Dr. Roxanne Dryden-Edwards is an adult, child, and adolescent psychiatrist. She is a former Chair of the Committee on Developmental Disabilities for the American Psychiatric Association, Assistant Professor of Psychiatry at Johns Hopkins Hospital in Baltimore, Maryland, and Medical Director of the National Center for Children and Families in Bethesda, Maryland.
Melissa Conrad Stöppler, MD, is a U.S. board-certified Anatomic Pathologist with subspecialty training in the fields of Experimental and Molecular Pathology. Dr. Stöppler's educational background includes a BA with Highest Distinction from the University of Virginia and an MD from the University of North Carolina. She completed residency training in Anatomic Pathology at Georgetown University followed by subspecialty fellowship training in molecular diagnostics and experimental pathology.
Suicide is the act of purposely ending one's own life. How societies view suicide varies by culture, religion, ethnic norms, and the circumstances under which it occurs.
Nearly 1 million people worldwide commit suicide each year -- about 30,000 each year in the United States.
Self-mutilation is the act of deliberately hurting oneself without meaning to cause one's own death.
Physician-assisted suicide is defined as a doctor ending the life of a person who is incurably ill in a way that is either painless or minimally painful for the purpose of ending the suffering of the individual.
The effects of suicide on the loved ones of the deceased can be devastating, resulting in suicide survivors enduring a variety of conflicting, painful emotions.
Life circumstances that may immediately precede a suicide include the time period of at least a week after discharge from a psychiatric hospital, a sudden change in how the person appears to feel, or a real or imagined loss.
Firearms are the most common means by which people take their lives. Other common methods include overdose of medication, asphyxiation, and hanging.
There are gender, age, ethnic, and geographical risk factors for suicide, as well as those based on family history, life stresses, and medical and mental-health status.
In children and teens, bullying and being bullied seem to be associated with committing suicide, and being bullied may put them at risk for committing murder-suicide.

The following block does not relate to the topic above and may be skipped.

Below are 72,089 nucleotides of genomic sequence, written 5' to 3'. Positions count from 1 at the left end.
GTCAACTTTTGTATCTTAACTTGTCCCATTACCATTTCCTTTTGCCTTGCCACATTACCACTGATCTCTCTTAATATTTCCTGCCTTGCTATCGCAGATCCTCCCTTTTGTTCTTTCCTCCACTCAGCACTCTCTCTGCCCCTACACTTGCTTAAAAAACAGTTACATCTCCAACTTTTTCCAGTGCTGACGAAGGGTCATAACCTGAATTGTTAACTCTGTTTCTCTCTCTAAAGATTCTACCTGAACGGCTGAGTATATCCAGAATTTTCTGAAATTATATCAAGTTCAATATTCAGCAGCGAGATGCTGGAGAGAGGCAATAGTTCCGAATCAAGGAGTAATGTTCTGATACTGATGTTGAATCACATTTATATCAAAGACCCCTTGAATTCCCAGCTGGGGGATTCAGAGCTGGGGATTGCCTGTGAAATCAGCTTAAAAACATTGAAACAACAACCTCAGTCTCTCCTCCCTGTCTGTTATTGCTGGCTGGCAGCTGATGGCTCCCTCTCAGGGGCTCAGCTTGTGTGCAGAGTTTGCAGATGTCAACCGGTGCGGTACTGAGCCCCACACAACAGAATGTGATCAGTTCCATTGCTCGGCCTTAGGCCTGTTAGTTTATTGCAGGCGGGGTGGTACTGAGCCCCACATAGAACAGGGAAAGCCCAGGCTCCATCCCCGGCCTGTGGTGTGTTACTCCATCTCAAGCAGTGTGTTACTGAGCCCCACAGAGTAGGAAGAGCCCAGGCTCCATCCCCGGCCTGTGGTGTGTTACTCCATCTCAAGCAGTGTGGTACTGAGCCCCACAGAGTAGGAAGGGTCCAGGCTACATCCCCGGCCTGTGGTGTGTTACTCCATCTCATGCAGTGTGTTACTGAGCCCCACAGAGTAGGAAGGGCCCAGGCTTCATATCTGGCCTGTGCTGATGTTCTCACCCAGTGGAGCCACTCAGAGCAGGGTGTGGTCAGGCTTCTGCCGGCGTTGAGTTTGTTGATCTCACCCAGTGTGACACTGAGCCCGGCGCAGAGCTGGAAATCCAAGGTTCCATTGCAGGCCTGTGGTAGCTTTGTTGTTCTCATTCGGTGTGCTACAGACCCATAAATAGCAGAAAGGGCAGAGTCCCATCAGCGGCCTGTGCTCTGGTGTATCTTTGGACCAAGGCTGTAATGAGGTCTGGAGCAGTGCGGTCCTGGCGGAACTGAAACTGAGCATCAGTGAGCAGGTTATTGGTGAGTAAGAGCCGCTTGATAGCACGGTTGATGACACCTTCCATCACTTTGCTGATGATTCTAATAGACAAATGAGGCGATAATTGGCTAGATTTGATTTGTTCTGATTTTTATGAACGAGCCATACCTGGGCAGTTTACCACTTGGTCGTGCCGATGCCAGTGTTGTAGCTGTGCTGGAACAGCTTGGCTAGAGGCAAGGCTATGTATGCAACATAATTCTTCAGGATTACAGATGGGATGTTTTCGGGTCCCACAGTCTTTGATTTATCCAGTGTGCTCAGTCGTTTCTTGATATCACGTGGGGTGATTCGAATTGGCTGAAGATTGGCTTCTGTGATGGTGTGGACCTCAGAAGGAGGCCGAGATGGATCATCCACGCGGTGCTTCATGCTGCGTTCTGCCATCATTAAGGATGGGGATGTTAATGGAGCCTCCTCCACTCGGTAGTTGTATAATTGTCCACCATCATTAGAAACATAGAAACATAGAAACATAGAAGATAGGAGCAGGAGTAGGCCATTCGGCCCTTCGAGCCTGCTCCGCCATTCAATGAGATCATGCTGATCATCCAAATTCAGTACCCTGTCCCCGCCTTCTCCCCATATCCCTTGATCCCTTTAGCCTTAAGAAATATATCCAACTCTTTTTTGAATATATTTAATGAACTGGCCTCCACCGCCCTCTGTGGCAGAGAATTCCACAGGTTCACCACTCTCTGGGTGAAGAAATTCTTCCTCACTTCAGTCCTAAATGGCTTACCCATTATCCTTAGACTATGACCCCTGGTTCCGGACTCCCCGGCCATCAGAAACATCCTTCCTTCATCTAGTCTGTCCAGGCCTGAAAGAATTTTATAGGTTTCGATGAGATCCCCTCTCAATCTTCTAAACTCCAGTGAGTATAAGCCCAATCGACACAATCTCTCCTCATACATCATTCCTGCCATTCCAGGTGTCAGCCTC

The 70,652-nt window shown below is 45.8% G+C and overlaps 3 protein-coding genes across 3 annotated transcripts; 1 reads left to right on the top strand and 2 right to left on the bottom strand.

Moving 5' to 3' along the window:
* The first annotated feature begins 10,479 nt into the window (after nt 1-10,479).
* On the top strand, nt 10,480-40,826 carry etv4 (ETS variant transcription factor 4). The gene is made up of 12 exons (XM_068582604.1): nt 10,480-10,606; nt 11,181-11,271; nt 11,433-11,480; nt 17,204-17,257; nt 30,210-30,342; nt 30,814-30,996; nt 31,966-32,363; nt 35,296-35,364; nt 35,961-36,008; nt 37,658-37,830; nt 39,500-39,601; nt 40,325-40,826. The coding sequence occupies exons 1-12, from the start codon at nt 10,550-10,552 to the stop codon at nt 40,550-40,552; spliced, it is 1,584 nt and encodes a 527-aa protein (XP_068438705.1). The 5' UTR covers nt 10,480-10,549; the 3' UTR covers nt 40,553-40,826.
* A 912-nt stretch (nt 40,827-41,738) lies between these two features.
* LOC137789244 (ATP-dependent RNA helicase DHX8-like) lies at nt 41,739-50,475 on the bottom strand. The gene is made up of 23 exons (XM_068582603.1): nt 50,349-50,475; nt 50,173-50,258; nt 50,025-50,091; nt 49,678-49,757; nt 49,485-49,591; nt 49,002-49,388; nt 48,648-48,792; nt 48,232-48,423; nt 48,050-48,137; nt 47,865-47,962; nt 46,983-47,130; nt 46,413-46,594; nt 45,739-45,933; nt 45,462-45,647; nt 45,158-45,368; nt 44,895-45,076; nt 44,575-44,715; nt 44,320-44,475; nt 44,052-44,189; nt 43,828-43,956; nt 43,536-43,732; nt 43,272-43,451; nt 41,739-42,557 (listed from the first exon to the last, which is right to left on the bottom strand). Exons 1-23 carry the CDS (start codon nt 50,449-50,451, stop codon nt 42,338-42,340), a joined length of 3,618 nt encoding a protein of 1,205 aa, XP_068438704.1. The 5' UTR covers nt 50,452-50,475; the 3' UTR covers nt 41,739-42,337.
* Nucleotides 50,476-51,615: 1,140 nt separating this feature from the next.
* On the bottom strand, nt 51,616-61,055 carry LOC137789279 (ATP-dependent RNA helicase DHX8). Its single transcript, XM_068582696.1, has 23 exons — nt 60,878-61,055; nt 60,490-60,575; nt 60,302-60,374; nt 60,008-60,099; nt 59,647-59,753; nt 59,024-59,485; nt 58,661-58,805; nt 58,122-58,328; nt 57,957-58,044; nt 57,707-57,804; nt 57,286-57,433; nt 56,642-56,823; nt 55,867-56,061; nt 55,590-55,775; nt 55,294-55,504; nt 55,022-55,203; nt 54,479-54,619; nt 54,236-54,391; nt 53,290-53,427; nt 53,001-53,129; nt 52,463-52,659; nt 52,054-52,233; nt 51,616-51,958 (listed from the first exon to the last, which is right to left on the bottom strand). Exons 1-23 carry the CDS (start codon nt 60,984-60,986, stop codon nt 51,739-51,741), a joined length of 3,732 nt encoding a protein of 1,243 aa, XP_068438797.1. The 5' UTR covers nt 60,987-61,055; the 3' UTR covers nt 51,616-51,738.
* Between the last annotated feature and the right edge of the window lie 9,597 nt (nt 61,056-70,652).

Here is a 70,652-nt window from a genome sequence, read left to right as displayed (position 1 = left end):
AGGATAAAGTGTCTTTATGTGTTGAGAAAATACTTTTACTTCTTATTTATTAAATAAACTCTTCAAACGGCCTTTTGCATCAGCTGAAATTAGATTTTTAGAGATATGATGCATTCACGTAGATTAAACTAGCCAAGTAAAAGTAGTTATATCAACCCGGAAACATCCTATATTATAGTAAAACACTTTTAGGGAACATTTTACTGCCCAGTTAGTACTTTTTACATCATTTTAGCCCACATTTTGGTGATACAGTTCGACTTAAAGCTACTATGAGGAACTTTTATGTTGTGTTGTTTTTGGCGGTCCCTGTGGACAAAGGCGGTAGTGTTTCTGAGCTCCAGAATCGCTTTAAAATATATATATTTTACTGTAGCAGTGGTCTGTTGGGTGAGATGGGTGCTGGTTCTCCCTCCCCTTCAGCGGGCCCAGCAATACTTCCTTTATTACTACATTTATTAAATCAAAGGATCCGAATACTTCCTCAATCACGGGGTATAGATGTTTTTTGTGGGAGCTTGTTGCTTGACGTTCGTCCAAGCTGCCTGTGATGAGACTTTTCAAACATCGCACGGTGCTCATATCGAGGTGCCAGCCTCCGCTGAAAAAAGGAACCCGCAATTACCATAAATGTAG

Warning signs that an individual is imminently planning to kill him- or herself may include the making of a will, getting his/her affairs in order, suddenly visiting or writing letters to loved ones, buying instruments of suicide, experiencing a sudden change in mood, or writing a suicide note.
Many people who complete suicide do not tell any health professional of their intent in the months before they do so. If they communicate a plan to anyone, it is more likely to be a friend or family member.
The assessment of suicide risk often involves an evaluation of the presence, severity, and duration of suicidal thoughts as part of a mental-health evaluation.
Treatment of suicidal thinking or a suicide attempt involves adapting immediate treatment to the sufferer's individual needs. Those with a strong social support system, who have a history of being hopeful, and have a desire to resolve conflicts may need only a brief crisis-oriented intervention. Those with more severe symptoms or less social support may need hospitalization and long-term outpatient mental-health services.
Treatment of any underlying emotional problem using a combination of psychotherapy, safety planning, and medication remains the mainstay of suicide prevention.
People who are contemplating suicide are encouraged to talk to a doctor or other health professional, spiritual advisor, or immediately go to the closest emergency room or mental-health crisis center for help. Those who have experienced suicidal thinking are commonly directed to keep a list of people to call in the event that those thoughts return. Other strategies include having someone hold all medications to prevent overdose, removing any weapons from the home, scheduling frequent stress-relieving activities, getting together with others, writing down feelings, and avoiding the use of alcohol or other drugs.
Techniques for coping with the suicide of a loved one include nutritious eating, getting extra rest, writing about their emotions, talking to others about the experience, thinking of ways to handle painful memories, understanding their state of mind will vary, resisting pressure to grieve by any one else's time table, and survivors doing what is right for them.
To help children and adolescents cope with the suicide of a loved one, it is important to ensure they receive consistent caretaking, frequent interaction with supportive peers and adults, and understanding of their feelings as they relate to their age.
While boys are more likely than girls to commit suicide, teens of both genders and all ages are at risk for suicide. It is especially tragic that the three leading causes of death in teens and young adults -- accident, homicide, and suicide -- all are preventable. Parents of teens should be aware of some of the warning signs of depression and suicide.